Steering was one of my favorite things to do on watch. It's not at all like driving, depending on the winds, once you turn the wheel (which is just like in pirate movies, as shown below) it can take anywhere from seconds to minutes to change the course. When going into port the mate or captain would give us directions (5 turns to the left, hard over, midships) but normally we were just given a compass direction. At night when we would steer a straight course, you could choose a star or other celestial body to steer towards. Steering by starlight! How neat is that?
|Me steering into San Juan harbor. The old fort, El Morro behind me. Photo by Randy Jones|
And then we made it into port. It was a cruise-ship dock, so right next to hotels and restaurants. We were pretty much right on the street. Like, it's a wonder we didn't get a parking ticket!! That was a cool experience in itself, because we had to be on watch 24/7 on the street side of the boat to make sure nobody tried to get on, cast us off etc... and as a double masted schooner is not the most common sight in urban San Juan we had many many visitors. By the second or third night it seemed like the local youth were in fact meeting up and simply hanging out by our boat. People took pictures of us, watched us work, play music, eat, tried to sell stuff to us, one very drunk guy came by with his Schnapps and a deck of cards at 0600 to try to give us a magic show. We shared the port with several cruise ships so it was interesting, as we had to be awake then, to watch the taxis starting to line up at 3 or 4 in the morning ready to take the tourists who stumble off the boat no earlier than 8 or 9!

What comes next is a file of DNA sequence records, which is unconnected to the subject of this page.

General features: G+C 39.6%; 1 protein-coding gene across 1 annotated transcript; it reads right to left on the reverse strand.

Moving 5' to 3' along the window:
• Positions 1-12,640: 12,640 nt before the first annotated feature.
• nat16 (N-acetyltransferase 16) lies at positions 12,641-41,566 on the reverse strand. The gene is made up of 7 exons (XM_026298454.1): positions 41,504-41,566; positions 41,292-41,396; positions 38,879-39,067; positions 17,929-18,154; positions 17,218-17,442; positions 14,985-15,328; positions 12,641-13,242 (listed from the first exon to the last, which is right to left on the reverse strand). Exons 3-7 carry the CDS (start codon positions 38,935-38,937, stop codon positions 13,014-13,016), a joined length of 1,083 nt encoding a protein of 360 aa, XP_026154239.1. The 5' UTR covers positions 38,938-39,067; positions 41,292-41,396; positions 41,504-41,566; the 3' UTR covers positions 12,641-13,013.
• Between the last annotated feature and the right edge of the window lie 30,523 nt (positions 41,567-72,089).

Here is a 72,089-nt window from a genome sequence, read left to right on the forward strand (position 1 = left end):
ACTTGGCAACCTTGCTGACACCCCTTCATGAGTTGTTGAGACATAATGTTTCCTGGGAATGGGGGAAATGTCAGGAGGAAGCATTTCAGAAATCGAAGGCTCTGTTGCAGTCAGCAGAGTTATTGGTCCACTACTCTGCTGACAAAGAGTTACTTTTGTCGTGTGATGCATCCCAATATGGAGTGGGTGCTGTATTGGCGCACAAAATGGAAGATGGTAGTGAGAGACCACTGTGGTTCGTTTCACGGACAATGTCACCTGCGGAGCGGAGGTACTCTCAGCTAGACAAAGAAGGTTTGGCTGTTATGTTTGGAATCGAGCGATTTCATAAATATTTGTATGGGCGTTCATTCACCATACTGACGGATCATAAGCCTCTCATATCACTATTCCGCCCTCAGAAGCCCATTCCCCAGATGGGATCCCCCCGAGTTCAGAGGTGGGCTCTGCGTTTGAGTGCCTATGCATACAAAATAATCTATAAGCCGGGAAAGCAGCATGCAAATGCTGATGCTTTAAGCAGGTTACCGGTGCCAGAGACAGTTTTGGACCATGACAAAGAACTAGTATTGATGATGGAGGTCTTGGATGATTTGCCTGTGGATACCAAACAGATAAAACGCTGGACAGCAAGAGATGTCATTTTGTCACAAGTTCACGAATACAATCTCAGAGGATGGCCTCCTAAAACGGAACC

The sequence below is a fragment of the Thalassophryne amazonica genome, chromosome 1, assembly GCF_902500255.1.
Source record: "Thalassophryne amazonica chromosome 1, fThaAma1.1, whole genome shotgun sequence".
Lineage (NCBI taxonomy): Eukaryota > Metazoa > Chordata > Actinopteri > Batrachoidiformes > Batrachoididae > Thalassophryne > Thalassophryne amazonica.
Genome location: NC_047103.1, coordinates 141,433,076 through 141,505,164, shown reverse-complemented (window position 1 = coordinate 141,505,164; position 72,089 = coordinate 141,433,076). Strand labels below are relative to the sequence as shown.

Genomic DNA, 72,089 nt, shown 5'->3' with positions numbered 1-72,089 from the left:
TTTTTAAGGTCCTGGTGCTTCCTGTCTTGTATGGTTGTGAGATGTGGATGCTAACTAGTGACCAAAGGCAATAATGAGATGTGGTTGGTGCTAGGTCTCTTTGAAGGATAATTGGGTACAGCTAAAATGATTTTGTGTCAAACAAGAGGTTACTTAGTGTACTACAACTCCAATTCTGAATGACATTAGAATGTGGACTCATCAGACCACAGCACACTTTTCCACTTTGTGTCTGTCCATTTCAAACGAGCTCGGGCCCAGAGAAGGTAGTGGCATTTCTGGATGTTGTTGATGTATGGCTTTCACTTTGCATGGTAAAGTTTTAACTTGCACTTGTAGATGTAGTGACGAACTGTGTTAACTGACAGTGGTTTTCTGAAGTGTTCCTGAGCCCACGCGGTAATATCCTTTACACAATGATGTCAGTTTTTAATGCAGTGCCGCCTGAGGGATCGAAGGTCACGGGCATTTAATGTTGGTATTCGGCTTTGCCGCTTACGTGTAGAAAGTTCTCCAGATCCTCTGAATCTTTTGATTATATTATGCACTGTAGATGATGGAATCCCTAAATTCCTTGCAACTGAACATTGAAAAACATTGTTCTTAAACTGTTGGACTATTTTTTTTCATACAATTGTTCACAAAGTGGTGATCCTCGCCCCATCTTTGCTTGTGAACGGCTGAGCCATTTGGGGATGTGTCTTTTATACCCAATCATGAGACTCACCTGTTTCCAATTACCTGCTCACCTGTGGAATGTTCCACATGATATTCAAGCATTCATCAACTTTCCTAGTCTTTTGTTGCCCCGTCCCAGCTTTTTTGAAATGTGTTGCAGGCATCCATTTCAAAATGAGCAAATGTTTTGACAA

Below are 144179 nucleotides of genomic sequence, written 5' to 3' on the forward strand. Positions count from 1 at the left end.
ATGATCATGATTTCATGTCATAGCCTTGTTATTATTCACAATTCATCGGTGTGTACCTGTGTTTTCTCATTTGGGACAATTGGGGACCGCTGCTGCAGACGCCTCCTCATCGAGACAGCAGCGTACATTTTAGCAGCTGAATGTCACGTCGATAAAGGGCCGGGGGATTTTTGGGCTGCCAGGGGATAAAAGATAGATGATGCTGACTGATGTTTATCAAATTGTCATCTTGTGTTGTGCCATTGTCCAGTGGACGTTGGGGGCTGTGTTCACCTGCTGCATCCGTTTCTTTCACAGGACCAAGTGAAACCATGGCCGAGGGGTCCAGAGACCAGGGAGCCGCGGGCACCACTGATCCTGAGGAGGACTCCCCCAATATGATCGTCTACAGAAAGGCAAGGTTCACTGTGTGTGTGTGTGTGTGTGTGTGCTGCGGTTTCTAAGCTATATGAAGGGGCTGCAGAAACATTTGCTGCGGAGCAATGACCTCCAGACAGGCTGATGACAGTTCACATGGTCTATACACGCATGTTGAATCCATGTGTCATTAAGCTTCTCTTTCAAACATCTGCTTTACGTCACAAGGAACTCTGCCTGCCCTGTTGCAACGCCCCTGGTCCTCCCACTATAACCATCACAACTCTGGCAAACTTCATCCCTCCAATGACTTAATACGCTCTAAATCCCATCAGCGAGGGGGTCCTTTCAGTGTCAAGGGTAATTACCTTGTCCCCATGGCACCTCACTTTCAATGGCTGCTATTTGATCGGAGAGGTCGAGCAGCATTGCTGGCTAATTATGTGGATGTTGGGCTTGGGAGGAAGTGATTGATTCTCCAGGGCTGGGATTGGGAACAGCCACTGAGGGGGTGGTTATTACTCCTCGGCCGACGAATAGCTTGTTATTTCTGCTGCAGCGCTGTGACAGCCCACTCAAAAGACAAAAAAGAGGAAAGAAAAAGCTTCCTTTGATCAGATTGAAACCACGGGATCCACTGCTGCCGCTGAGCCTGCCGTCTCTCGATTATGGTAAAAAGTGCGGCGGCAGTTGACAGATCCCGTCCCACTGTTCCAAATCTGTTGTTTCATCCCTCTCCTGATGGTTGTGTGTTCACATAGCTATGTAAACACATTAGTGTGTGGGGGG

|Us on the street with Carnival "Victory"|
Our field trip in Puerto Rico was to El Yunque, a national park/tropical rainforest. 23 of the species of trees and plants there are found nowhere else! Apparently it rains there 6 times a day but in the 6 or 7 hours we were there it did not rain once. Our guide told us not to wear bugspray, as the wonderful coqui frogs eat any mosquitos up there. I'm pretty sure I still sustained a few bites. We also went to the first of several waterfalls we saw on our trip.
|El Yunque in the fog. Photo by Jill Thompson|
On my day off, a Sunday I believe, I left the boat quite early, when the city was still asleep. It was a stark contrast to my night out. I went to the square where the concert was. It was completely empty, even the stage was gone:
In the absence of people, I enjoyed looking at the architecture and remarked how colorful a town San Juan is! The streets are made of rainbows.
And there is lots of neat street art, some of it political because of the question of Puerto Rico's political future (whether it should be a state, independent etc...).
|I think everybody in our group took a picture of this guy|
And then I went to El Morro which was also very empty. El Moro is a citadel constructed in the 16th century to guard San Juan. This little architectural nugget is on every single post card in Puerto Rico. I am not sure why. I guess it's pretty sweet...
I was accosted by this kitty while there:
That afternoon I met up with Ellie. We ate the local fare of everything fried (empanadas, tostanas etc...) and pina coladas. We then walked the 25 minutes to the beach. Many taxis kept honking at us, amazed that we dare walk out of the tourists' waddle zone and offered their services. But, despite all odds, we made it all the way to the beach. We tried to snorkel but it was pretty murky so I sat in the sun and finished On The Road and then made a fool of myself on Mary-Claire's slackline.
I would love to get back to Puerto Rico some day to explore a bit more of the island. San Juan itself is in fact an island, and several locals informed me that it is much different that the Puerto Rican mainland. I'm sure that is true, as Old San Juan is pretty tourism oriented. But that is certainly hard to escape throughout the Caribbean, as it is the veritable lifeblood of the economy, and according to some locals, not at all a bad thing.